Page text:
The number of Americans applying for unemployment benefits fell 23,000 last week to a seasonally adjusted 340,000, a level consistent with firm job growth.
And sales of new homes rose in April to the second-highest level since summer 2008, while the median price for a new home hit a high.
The Labor Department said on Thursday that the less volatile four-week average of jobless claims declined just 500 to 339,500. That is close to the five-year low of 338,000 reached in the first week of May. The four-week average is 9 percent lower than last November.
“The underlying story in jobless claims continues to be one of gradual improvement,” Bricklin Dwyer, an economist at BNP Paribas, wrote in a research report.
Unemployment claims are a proxy for layoffs. The decline in claims has coincided with steady job growth over the last six months. Since last November, employers have added an average 208,000 jobs a month. That is up from just 138,000 jobs a month in the previous six months.
Still, much of the improvement has come from fewer layoffs, not robust hiring. Employers laid off just 1.7 million workers in March, only slightly above the 12-year low reached in January. Overall hiring remains far below levels before the recession.
More than 4.7 million Americans were receiving unemployment benefits the week that ended May 4, down 23 percent from nearly 6.2 million a year earlier.
The United States still has 2.6 million fewer jobs than when the recession began in December 2007. The unemployment rate has fallen to a four-year low of 7.5 percent, from 10 percent in October 2009. Some of the decline is a result of many people giving up looking for work. The government counts people as unemployed only if they are searching for a job.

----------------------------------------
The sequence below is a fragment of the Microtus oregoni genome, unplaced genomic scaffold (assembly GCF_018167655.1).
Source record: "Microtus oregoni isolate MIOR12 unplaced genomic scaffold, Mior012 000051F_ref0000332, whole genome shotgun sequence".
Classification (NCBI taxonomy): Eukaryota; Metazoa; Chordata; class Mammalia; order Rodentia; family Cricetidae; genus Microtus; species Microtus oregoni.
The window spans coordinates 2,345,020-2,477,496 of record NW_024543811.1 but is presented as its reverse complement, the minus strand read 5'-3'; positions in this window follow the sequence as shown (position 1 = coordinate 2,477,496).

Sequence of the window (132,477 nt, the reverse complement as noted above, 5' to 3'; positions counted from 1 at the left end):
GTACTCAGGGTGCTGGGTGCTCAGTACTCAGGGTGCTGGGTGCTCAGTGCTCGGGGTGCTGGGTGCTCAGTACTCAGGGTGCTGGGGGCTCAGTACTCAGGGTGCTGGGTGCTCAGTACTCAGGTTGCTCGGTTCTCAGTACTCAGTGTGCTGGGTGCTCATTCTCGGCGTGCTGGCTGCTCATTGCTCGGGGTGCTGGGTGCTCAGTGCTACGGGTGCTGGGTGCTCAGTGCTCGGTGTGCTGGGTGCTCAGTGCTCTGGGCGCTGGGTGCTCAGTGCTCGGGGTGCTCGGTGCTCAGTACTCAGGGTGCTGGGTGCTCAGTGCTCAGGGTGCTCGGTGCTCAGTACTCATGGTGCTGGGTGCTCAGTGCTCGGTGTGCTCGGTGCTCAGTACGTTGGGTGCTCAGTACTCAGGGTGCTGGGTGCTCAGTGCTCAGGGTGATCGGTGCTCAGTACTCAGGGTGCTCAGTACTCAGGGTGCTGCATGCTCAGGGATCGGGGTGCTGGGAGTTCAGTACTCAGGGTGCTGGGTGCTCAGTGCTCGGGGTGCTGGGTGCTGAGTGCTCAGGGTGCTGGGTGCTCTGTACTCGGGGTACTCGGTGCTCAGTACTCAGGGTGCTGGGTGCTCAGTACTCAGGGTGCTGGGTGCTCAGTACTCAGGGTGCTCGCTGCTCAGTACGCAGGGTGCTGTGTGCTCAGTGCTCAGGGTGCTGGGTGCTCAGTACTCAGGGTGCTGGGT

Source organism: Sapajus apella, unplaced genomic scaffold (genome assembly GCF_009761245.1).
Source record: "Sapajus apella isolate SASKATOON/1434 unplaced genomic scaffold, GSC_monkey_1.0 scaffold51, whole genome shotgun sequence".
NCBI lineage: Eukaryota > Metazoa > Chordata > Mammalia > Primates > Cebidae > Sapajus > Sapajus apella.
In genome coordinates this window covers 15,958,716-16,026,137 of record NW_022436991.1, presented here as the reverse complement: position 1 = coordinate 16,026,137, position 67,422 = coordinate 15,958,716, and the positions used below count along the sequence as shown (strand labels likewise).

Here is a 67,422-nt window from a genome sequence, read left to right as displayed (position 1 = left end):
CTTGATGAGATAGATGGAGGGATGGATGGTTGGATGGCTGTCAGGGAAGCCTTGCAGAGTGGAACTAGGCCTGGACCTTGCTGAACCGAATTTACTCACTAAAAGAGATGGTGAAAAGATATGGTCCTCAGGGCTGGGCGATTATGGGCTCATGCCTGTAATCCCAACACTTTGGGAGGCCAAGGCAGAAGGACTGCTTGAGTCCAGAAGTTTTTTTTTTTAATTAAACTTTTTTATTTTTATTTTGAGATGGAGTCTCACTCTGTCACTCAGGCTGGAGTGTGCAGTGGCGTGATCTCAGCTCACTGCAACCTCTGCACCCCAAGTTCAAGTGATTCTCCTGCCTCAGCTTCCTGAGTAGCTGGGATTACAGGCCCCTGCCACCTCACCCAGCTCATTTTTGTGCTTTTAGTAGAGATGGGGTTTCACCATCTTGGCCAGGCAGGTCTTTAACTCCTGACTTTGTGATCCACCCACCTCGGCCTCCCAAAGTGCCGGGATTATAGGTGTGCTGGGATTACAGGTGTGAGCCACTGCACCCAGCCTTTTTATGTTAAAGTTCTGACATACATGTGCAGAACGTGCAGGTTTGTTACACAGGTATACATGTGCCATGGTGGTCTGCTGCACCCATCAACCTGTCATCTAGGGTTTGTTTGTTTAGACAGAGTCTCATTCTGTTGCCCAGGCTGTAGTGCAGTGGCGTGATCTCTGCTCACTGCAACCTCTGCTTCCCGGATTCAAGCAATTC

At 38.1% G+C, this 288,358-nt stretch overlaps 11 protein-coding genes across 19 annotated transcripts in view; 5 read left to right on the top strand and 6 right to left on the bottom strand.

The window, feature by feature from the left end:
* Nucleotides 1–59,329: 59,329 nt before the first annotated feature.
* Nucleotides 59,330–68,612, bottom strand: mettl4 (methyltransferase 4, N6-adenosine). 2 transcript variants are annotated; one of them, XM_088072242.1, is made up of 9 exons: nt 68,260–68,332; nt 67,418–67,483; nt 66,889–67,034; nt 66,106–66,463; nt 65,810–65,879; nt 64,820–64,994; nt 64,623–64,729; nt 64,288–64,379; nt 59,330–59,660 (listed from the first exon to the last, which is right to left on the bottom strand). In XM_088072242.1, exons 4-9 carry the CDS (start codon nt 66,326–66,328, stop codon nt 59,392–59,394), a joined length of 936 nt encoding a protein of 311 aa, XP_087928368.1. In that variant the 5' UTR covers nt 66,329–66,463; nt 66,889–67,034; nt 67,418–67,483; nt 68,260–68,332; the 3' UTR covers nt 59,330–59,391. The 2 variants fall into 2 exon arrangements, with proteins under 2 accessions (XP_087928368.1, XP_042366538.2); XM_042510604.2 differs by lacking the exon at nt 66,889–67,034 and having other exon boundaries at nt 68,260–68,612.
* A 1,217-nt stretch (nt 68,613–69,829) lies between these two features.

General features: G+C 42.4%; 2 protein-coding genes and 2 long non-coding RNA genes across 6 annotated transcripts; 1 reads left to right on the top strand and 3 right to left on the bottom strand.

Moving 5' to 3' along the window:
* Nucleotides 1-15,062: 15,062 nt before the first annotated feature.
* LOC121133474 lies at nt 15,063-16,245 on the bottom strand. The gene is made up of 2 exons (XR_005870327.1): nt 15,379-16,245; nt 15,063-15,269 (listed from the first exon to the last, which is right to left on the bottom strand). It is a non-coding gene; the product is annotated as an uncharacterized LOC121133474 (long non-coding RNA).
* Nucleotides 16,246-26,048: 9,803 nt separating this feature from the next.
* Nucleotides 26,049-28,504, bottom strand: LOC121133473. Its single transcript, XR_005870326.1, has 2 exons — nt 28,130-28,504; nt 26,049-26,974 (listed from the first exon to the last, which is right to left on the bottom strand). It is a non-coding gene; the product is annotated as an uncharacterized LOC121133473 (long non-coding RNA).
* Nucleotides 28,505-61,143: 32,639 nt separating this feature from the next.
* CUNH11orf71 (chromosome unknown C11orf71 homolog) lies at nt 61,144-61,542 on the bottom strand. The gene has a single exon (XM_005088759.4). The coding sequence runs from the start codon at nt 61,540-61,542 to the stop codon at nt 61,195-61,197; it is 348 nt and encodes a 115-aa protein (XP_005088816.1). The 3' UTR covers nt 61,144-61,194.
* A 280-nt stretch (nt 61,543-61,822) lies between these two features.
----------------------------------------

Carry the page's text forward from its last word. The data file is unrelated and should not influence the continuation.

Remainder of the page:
The Commerce Department said Thursday that sales of new homes rose to a seasonally adjusted annual rate of 454,000 in April. That was up 2.3 percent from March and slightly below 458,000 in January.
January and April had the fastest sales since July 2008.
The median price of a home sold in April was $271,600, the highest level on government records dating from 1993. The April price was 8.3 percent higher than in March and 13.1 percent higher than a year earlier.
Steady job creation and mortgage rates near record lows are encouraging more Americans to buy homes.
With the April increase, sales are now 29 percent higher than a year ago, but they are still below the 700,000 economists consider healthy.
The strength in April was led by a 10.8 percent increase in sales in the West. Sales in the South were up 3 percent, but sales fell 16.7 percent in the Northeast and 4.8 percent in the Midwest.
Sales of previously owned homes rose in April to a seasonally adjusted annual rate of 4.97 million, the highest level in three and a half years.
Greater demand, along with fewer homes for sale, is also increasing prices in most markets and encouraging more construction.
Applications for permits to build homes rose in April to the highest level in nearly five years. While construction of new homes and apartments slipped a bit in April, the decline occurred a month after construction topped one million for the first time since June 2008.